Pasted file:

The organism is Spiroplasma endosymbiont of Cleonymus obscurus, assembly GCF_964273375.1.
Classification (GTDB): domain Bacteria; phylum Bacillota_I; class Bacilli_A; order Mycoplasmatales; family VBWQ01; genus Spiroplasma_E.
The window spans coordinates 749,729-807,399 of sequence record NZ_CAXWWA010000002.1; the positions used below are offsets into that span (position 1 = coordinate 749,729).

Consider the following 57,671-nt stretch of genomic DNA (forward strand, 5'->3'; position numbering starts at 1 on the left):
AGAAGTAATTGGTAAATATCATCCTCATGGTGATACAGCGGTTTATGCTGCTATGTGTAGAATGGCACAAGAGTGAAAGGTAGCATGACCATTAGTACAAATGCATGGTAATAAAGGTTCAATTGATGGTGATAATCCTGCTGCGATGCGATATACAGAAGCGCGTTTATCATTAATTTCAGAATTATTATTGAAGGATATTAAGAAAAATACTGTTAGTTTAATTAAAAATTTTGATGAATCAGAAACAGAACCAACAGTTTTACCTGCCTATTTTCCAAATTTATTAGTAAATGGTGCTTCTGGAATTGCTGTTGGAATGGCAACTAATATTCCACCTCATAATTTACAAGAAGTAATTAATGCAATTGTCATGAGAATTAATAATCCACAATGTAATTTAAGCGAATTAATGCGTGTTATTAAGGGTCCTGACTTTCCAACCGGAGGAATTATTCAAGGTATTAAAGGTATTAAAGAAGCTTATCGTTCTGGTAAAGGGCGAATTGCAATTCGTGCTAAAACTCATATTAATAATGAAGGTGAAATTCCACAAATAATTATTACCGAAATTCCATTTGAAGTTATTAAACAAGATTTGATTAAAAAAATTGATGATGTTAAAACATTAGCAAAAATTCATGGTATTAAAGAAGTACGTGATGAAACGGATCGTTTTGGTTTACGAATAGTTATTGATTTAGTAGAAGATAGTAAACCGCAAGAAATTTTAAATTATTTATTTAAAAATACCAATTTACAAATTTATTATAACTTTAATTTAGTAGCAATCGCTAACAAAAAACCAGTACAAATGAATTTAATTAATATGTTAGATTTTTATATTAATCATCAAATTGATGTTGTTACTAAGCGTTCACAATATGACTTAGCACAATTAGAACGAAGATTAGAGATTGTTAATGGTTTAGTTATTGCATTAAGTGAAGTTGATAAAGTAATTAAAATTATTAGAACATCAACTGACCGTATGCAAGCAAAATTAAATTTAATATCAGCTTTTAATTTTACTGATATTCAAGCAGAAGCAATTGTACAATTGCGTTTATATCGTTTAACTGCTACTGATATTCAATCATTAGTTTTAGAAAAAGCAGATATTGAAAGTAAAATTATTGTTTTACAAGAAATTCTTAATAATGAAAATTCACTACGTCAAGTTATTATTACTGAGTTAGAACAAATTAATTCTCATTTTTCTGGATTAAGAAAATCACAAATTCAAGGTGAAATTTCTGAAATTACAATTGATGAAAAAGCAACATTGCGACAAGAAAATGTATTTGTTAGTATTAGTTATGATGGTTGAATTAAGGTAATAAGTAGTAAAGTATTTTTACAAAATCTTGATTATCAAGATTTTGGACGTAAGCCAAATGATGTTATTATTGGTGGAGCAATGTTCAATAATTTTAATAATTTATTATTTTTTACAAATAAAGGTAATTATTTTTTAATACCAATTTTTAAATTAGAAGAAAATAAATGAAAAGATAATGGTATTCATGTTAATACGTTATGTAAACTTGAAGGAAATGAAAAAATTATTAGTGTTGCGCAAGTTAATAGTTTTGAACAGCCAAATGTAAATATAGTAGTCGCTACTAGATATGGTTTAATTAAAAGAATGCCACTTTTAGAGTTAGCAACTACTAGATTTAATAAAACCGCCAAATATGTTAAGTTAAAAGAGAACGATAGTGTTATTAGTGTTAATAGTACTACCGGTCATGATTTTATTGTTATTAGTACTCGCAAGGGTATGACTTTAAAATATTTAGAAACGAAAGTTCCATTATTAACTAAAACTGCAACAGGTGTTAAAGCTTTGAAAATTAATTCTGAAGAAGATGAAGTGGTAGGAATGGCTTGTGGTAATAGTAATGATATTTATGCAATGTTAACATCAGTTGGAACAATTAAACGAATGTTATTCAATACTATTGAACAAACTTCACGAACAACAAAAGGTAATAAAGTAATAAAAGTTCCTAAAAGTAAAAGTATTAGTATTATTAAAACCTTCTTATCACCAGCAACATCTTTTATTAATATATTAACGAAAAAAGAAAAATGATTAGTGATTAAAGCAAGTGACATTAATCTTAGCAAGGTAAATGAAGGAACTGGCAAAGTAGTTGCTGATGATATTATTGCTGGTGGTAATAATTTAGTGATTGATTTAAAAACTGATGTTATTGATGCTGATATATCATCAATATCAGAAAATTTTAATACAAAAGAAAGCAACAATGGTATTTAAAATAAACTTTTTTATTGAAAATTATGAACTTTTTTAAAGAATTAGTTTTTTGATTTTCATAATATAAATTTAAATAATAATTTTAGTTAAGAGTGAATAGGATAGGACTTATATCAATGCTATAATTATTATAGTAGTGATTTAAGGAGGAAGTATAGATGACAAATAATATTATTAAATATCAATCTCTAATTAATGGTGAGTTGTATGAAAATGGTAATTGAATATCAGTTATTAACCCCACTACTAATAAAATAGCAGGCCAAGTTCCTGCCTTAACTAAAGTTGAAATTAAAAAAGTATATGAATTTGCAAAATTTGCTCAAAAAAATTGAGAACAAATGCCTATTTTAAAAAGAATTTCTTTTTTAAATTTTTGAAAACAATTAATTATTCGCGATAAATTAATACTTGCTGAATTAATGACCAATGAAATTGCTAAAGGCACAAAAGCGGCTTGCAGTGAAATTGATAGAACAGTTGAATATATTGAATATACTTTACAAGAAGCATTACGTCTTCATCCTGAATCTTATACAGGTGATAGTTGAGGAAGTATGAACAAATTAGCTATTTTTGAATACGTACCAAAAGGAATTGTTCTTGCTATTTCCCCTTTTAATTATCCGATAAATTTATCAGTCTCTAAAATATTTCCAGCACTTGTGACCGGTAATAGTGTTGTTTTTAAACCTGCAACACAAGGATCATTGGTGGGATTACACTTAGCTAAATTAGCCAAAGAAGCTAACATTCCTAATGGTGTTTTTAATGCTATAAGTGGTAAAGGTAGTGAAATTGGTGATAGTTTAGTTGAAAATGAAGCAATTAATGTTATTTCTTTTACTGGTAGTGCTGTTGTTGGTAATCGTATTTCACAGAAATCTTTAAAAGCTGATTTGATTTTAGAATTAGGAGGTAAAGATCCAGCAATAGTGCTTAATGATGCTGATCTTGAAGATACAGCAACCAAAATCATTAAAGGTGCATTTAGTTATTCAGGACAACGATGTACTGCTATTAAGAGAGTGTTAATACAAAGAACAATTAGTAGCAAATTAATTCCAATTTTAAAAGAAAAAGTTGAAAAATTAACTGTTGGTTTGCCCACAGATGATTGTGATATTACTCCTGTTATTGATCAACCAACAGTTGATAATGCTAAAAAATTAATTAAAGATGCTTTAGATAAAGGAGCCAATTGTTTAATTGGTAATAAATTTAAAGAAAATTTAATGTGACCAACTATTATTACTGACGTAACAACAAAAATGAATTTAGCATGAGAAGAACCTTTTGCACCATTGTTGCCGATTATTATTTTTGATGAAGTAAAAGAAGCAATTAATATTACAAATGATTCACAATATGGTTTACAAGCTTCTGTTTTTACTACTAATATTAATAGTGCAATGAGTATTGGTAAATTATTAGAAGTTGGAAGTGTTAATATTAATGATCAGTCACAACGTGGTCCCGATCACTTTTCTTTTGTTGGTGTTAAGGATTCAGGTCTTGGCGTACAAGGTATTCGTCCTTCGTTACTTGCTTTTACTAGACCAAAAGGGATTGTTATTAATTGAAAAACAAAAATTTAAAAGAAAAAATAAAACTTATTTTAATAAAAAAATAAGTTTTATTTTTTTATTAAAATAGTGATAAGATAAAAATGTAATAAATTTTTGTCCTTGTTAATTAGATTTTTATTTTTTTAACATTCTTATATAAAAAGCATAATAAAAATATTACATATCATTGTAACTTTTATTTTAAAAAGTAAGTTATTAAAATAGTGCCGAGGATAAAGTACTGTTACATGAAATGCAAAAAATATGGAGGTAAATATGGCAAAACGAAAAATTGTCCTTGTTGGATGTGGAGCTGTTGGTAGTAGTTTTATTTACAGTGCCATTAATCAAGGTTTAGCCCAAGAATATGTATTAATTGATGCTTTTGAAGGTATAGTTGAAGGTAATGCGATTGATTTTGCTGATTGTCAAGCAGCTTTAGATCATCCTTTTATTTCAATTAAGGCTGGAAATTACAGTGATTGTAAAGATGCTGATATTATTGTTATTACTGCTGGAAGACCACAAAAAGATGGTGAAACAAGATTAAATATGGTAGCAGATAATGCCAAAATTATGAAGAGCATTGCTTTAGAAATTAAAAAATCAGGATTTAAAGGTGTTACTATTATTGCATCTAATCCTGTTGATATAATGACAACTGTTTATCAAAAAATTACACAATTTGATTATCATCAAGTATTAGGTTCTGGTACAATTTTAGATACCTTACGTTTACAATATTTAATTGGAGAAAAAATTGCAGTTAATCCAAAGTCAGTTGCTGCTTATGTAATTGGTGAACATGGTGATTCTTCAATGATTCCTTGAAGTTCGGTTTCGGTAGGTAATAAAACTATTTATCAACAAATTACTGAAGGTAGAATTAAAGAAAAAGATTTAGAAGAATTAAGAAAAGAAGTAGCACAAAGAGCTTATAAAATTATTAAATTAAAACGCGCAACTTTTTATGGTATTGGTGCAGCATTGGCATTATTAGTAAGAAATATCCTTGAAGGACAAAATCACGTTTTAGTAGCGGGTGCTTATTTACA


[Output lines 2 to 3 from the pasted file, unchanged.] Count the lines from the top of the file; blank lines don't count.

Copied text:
Classification (GTDB): domain Bacteria; phylum Bacillota_I; class Bacilli_A; order Mycoplasmatales; family VBWQ01; genus Spiroplasma_E.
The window spans coordinates 749,729-807,399 of sequence record NZ_CAXWWA010000002.1; the positions used below are offsets into that span (position 1 = coordinate 749,729).